US congressional hurdles lifted on arming Syrian rebels

Obama to move forward with plan for US to arm struggling Syrian rebels after some congressional concerns eased.

By JERUSALEM POST CORRESPONDENT
July 23, 2013 23:09
1 minute read.
Syrian Rebels

Syrian Rebels 521. (photo credit: GORAN TOMASEVIC)

WASHINGTON – Gen. Martin Dempsey, chairman of the US Joint Chiefs of Staff, has provided Congress with a letter that details the dramatic cost of military options if President Barack Obama chooses to intervene in Syria’s civil war.

A no-fly zone would cost roughly $1 billion a month, would risk US aircraft and airmen, and would ultimately fail to topple Syria’s embattled President Bashar Assad, Dempsey wrote.

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To protect refugee zones, chemical weapons sites or both, thousands of US ground troops and a fullscale invasion would be sufficient, Dempsey said.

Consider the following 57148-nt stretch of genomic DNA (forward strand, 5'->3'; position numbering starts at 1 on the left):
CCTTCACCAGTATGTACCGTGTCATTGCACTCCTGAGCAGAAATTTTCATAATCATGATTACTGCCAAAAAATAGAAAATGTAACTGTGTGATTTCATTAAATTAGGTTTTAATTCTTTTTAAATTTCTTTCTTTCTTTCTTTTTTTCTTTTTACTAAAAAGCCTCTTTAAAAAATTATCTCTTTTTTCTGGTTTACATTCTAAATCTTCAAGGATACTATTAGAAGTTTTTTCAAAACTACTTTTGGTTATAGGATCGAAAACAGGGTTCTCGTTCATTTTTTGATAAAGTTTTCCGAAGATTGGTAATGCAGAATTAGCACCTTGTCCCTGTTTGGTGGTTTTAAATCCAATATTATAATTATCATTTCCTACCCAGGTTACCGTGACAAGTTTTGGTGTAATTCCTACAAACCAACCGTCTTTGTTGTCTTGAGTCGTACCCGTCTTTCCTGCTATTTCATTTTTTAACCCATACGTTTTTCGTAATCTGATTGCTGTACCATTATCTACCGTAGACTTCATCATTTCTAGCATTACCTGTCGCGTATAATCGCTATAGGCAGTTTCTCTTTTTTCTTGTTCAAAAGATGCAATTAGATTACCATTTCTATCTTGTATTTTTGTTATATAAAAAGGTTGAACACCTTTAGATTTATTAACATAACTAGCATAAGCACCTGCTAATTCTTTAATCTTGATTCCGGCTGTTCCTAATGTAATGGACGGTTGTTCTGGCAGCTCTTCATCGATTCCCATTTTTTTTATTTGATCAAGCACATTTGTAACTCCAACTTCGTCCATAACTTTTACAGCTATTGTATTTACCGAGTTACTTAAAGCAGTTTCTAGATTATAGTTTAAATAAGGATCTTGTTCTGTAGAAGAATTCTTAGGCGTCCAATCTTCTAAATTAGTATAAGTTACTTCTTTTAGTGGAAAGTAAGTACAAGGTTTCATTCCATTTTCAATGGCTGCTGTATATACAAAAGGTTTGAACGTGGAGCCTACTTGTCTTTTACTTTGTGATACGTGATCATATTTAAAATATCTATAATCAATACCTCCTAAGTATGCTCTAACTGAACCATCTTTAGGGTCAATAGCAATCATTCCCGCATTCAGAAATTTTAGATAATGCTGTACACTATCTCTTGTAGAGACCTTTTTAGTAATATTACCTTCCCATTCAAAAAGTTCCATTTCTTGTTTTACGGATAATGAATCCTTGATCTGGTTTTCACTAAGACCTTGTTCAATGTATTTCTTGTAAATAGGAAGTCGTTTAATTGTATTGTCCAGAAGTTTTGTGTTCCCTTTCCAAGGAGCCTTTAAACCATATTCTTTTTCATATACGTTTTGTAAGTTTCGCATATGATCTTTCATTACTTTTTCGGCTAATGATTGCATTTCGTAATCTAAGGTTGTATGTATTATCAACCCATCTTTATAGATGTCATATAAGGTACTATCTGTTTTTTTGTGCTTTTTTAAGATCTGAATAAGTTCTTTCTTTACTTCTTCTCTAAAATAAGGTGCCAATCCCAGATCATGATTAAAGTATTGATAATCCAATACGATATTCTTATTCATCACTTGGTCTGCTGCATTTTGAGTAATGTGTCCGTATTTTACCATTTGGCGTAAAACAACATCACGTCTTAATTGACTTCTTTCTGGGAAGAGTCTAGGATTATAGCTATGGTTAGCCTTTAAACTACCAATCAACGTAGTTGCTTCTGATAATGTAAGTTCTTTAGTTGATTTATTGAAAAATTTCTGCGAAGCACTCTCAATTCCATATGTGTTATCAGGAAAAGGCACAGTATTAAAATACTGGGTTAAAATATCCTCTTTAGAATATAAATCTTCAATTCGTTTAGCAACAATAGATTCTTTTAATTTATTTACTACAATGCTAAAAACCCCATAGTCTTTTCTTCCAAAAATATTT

Nothing short of war would be required, he asserted, the success of which would not be guaranteed.

US intervention “could inadvertently empower extremists or unleash the very chemical weapons we seek to control,” the military chief wrote in his letter to Sen. Carl Levin (DMichigan), chairman of the Senate Armed Services Committee.

The public letter comes after leaked White House conversations first revealed Dempsey’s reluctance to intervene in the conflict, as US Secretary of State John Kerry pushed for strikes on Syrian air strips. During those deliberations, Obama chose to provide trusted rebel groups only with light arms and ammunition.

Congress has stalled the shipment of those arms due to apprehension by some members that they would wind up with the wrong rebel groups. But on Tuesday, Mike Rogers (RMichigan), chairman of the House Intelligence Committee, announced approval of the plan.

“We got a consensus that we could move forward with what the administration’s plans and intentions are in Syria consistent with committee reservations,” Rogers said.


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